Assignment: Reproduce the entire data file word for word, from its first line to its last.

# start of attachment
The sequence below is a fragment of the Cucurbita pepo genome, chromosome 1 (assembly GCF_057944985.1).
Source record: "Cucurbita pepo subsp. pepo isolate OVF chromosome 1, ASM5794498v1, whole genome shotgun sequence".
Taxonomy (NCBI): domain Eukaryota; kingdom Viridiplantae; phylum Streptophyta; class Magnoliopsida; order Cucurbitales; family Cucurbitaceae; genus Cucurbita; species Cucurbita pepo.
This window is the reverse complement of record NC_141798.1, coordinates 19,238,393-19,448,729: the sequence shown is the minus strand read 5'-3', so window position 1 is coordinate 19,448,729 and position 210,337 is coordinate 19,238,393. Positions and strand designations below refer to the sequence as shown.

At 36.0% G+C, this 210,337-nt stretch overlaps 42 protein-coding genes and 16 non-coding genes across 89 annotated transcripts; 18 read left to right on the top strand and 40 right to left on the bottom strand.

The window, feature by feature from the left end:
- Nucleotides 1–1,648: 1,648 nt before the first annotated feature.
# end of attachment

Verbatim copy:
The sequence below is a fragment of the Cucurbita pepo genome, chromosome 1 (assembly GCF_057944985.1).
Source record: "Cucurbita pepo subsp. pepo isolate OVF chromosome 1, ASM5794498v1, whole genome shotgun sequence".
Taxonomy (NCBI): domain Eukaryota; kingdom Viridiplantae; phylum Streptophyta; class Magnoliopsida; order Cucurbitales; family Cucurbitaceae; genus Cucurbita; species Cucurbita pepo.
This window is the reverse complement of record NC_141798.1, coordinates 19,238,393-19,448,729: the sequence shown is the minus strand read 5'-3', so window position 1 is coordinate 19,448,729 and position 210,337 is coordinate 19,238,393. Positions and strand designations below refer to the sequence as shown.

At 36.0% G+C, this 210,337-nt stretch overlaps 42 protein-coding genes and 16 non-coding genes across 89 annotated transcripts; 18 read left to right on the top strand and 40 right to left on the bottom strand.

The window, feature by feature from the left end:
- Nucleotides 1–1,648: 1,648 nt before the first annotated feature.